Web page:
Psidii innocuous levels resulting in reduced disease incidence and severity on less susceptible species. However, the influence of different climatic conditions on disease incidence and severity may prevent the level of damage seen at this site from occurring at other locations.
Archirhodomyrtus Becker has a disjunct distribution with a population in the south occurring from Williams River in New South Wales to Kin in south-east Queensland , and the northern population extending from Angela to Mt Lewis in far north of Queensland. The species grows in rainforests on a variety of sites and can also grow as an edge species or as an understory tree in wet chlorophyll forest dominated by Eucalyptus grands as we have seen at our study sites.
A more extensive assessment across the populations would be required to not only determine impact but also identify any possible resistance. Gossip hill ii occurs from north-east Queensland extending south to north-eastern New South Wales and grows as an understory tree in well-developed upland and mountain rain forests.
Psidii , our study is the first report on the impact myrtle rust is having on this species in native ecosystems, although anecdotal reports of decline have been made from seed collectors in regions around the Sunshine Coast (http://www.seedpartnership.org.au/partners/qld-bbg/southernpenda). The rate of decline and lack of evidence of regeneration at our study site would suggest that G.
Decaspermum humble has a wide distribution with a disjunct northern and southern population, occurring from Cape York Peninsula to Townsville in the north, and Bundaberg in Queensland to Wrong in New South Wales in the south (http://www.ala.org.au). Decaspermum humble grows in well-developed rain forests on a variety of sites ranging in altitude from near sea level to 1000 m. There is conjecture that the northern population may be considered a separate species (peers.
considered the northern form to be different, rating it as being Relatively Tolerant to A. Psidii in comparison to the southern form, which rated as Extremely Susceptible.
Corynanthum, is significant and has not been reported previously, with ratings of exist plantings indicating the species was Relatively Tolerant to A. Syzygium hodgkinsoniae, a rare subtropical rainforest tree, grows on alluvial soils by streams in north-east New South Wales and south-east Queensland, Australia.
While dieback was present on the mature trees assessed, it was generally restricted to the branch tips. Hodgkinsoniae closer to extinction but more extensive assessments across its range are required.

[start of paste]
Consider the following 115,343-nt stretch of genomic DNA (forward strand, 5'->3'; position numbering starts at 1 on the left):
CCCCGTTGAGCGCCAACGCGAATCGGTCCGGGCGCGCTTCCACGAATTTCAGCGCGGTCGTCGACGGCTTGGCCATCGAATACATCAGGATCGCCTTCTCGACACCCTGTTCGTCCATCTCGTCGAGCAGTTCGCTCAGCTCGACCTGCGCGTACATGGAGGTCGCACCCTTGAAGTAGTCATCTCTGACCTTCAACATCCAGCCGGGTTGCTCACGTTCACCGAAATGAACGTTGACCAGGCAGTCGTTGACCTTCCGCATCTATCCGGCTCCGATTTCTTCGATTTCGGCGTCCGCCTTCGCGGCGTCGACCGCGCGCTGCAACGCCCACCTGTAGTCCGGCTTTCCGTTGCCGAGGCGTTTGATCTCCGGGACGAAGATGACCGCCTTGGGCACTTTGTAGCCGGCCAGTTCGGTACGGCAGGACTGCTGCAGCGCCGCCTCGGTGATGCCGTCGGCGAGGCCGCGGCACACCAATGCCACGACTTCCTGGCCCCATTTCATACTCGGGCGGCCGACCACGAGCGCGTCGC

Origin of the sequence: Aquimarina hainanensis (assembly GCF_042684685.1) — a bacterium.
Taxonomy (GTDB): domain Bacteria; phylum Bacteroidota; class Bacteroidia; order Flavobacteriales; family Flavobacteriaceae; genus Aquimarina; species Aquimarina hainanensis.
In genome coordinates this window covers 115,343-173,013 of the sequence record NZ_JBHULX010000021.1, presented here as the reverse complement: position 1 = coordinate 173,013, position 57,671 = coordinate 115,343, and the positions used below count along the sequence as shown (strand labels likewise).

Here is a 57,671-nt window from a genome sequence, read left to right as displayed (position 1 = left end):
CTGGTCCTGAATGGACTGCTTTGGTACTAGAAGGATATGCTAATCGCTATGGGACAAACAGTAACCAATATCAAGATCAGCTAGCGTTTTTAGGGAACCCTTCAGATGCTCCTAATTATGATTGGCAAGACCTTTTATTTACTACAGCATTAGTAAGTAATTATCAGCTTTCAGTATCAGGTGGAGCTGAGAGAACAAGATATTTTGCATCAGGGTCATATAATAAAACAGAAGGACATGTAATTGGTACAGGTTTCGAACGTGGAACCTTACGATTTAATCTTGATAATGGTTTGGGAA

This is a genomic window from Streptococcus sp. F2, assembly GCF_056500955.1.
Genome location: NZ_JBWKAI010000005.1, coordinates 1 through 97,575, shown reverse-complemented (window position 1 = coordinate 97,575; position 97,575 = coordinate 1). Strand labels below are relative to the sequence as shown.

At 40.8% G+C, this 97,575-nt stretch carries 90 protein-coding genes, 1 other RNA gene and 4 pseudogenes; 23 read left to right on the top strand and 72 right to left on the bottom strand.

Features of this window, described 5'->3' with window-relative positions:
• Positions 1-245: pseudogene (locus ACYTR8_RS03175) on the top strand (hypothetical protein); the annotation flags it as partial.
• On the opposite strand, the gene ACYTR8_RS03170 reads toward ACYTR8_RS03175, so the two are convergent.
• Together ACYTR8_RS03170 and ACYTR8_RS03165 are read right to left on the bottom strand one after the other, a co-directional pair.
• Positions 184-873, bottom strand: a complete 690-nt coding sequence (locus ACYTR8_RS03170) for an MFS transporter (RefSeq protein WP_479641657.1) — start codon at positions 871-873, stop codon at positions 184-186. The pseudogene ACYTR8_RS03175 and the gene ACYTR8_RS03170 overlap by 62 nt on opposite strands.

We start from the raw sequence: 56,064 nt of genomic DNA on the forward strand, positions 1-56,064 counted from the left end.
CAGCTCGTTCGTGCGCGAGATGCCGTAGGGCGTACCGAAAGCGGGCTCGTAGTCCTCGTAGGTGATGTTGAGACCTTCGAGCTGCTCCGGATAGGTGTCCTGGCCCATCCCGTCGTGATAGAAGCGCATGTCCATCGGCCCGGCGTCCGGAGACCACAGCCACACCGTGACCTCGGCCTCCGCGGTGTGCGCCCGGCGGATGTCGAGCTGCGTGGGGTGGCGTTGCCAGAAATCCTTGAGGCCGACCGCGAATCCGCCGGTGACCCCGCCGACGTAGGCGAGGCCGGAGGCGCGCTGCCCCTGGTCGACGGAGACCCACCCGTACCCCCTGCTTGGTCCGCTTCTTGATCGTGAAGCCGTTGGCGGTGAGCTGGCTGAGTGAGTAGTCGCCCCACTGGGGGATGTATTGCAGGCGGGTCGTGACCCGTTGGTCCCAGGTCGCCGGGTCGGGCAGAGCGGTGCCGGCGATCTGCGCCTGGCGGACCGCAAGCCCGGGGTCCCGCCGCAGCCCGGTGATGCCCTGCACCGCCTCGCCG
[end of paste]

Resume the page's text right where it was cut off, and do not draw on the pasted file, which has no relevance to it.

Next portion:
It is considered a rare or threatened Australian plant (Rota), although its official listing is The Least Concern (http://plantnet.rbgsyd.nsw.gov.au/cgi-bin/NSWfl.pl?page=nswfl&lvl=sp&name=Rhodamnia~maideniana). Rates of tree death have increased rapidly in the Based on evidence collected from our study, and previous observations , we would suggest that the species is likely to be in rapid decline and conservation strategies be implemented while living specimens can still be found.
The rate of decline and change that has occurred at our study site is of great concern. More extensive assessments, both at a species and plant community level, are required to determine if the impact we have seen is representative of these species and plant communities more generally.
Monitoring these communities over a greater time period will also provide a better understanding of the long term impact of A. Psidii and consequences of changes at the plant community and ecosystem level.
Surveys across other populations and other sites need to be conducted to identify areas at risk and also assess for the potential to select for resistance. This will also provide information for determining any future conservation status for species affected.
More information is required from a range of sites to enable more accurate modelling of short and long-term impacts and for determining sites at greatest risk of significant change to plant community structures. We would like to thank Doug and Lydia Cook for kindly allowing access to their property so that we could complete this study, Kristopher Kusch for helping provide data from sites in NSW and Dr Helen Nah rung for reviewing the manuscript.